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Are we sheep?
Why I won't vote for just any Iranian-American

April 15, 2004

It is difficult to respond to the calls that as Iranian-Americans it is incumbent upon us to vote with our Iranian side, regardless of what beliefs we hold as an American member of this community. The difficulty lies not so much in the strength of that belief as the way that the Iranian-American community has come to define itself vis-à-vis both Iran and the US. This stance draws its strength from the most interesting paradox of the Iranian psyche: That we are both better than others and that we are victims who need to assert ourselves on the international stage.

As a result, the response that one does not vote with one's ethnic (or other kinds of) identity serves little purpose. Jim S. [See: Inescapable truth] compared it to choosing a candidate on food preference and was easily struck down by Ms. Farhang [See: Foot in the door].

A more sophisticated argument of this kind of course is to compare voting with one's ethnicity with voting with one's sex. Is having a woman president in the United States important enough for one to vote for just any woman who runs? As a citizen who believes in equal rights for women, would I vote for Phyllis Schafly and more importantly, would I urge other women to do the same?

Should Goli Ameri be asked to vote for Hillary Clinton, were Hillary to run for president, in the name of the much beleaguered sisterhood? If not, then how is it different from voting for just any Iranian? Is the Iranian-American community, with its higher than average economic and educational status somehow more marginalized in this society than working class women for example?

As strong as these arguments may be, they do not address the heart of Ms. Farhang's plea to vote for Ms. Ameri regardless of one's own particular beliefs. The key to her argument lies in her second article [See: Foot in the door] when she states: "It has been over twenty six years that the fundamentalists have ruined and tortured Iran, and forced the majority of Iranians to embark on a diaspora."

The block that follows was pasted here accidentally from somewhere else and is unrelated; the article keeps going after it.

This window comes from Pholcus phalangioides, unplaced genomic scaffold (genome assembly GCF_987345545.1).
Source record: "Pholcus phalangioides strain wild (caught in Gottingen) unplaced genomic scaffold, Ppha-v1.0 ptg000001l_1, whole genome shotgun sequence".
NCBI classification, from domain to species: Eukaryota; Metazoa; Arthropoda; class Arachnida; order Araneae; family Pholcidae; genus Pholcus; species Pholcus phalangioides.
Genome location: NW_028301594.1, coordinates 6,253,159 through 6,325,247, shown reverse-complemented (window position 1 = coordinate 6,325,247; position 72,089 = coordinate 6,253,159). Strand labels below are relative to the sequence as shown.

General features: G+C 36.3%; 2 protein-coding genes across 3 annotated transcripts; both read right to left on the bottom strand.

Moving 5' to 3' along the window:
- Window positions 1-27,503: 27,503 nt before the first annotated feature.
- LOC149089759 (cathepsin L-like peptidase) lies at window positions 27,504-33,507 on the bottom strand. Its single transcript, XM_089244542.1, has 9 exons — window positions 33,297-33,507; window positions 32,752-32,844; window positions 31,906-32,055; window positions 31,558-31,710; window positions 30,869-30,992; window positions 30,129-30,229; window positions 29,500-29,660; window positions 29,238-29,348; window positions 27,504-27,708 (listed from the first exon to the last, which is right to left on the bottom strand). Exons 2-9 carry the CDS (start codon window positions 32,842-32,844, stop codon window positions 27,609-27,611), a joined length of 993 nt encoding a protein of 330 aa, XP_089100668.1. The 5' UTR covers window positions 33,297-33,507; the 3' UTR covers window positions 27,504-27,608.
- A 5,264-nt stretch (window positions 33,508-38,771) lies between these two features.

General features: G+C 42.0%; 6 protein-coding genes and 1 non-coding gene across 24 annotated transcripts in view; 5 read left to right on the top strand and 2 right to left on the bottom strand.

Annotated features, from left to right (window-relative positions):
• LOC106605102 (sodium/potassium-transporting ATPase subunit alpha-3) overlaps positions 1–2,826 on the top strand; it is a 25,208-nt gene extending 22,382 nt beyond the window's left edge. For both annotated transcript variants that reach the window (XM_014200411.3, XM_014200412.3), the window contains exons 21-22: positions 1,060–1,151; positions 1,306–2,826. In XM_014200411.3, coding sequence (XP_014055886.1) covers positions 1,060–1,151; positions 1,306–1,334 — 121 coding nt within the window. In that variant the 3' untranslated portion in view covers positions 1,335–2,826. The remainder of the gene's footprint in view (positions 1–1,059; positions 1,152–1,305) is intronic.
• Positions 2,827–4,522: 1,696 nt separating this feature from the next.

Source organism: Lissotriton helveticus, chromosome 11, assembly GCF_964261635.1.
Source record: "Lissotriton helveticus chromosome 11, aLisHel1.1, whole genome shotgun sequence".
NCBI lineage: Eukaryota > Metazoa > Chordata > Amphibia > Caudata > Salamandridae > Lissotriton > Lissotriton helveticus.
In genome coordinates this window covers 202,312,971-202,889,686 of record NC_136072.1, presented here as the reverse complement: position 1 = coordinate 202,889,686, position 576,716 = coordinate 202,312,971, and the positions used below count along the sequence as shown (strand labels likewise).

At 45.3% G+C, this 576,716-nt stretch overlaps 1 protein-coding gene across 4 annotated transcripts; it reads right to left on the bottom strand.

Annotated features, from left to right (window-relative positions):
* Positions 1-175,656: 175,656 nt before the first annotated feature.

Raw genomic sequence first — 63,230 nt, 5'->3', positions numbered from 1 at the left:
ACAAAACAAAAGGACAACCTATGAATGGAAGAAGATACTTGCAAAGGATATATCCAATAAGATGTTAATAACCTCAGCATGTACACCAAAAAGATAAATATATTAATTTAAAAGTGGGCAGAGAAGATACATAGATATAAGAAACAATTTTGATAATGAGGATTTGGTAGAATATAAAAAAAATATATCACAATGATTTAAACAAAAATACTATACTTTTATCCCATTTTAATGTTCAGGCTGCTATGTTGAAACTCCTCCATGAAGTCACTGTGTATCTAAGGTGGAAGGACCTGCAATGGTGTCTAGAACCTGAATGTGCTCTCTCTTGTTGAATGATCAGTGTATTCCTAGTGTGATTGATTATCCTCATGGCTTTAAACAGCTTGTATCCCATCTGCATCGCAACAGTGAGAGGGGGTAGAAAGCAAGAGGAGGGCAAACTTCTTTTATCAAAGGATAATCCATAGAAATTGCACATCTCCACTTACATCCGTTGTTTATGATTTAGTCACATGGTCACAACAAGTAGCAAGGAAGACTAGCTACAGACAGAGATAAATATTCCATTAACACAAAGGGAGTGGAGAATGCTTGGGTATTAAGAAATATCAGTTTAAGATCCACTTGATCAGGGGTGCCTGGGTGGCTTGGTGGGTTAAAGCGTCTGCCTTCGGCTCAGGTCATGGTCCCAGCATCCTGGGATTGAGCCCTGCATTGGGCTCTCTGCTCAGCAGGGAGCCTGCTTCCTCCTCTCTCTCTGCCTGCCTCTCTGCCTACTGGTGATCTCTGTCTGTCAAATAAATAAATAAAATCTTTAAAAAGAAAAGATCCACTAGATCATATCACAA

Ms. Ameri's appeal to a liberal democrat like Ms. Farhang lies less in her being an American of Iranian origin than in her stance towards the "fundamentalists" in Iran. So here, the question becomes would the argument that all Iranian-Americans should always vote for an Iranian-American regardless of his/her beliefs still stand if the Iranian-American in question had a different view towards IRAN and not the US?

Let's suppose instead of Ms. Ameri, an Iranian-American Republican -- who, like Ms. Ameri believes that gay marriages are illegal, that there should not be a capital gains tax and that drug benefits should not be added to Medicare -- was to run for the US Congress with the small difference that this Iranian-American had a beard, was devoted to the Islamic Republic, and believed that the Islamic Republic of Iran was a viable government that the US should resume contact with. Should all Iranian-Americans vote for him?

My point here is that Iranian-American identity is too complex and too diverse to act as a single unifying factor for all those included within its community. Enough with these calls for forgetting one's individuality in exchange for some kind of false unity. Talk of unity is only a way to skirt the real issues and bypass the important stage of persuasion.

Asking the Iranian-American community to forget its multiple interests and individual ideals, even for a brief period until we're somehow "included" in the American process, is simplistic, retrograde, and insulting.

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By Naghmeh Sohrabi



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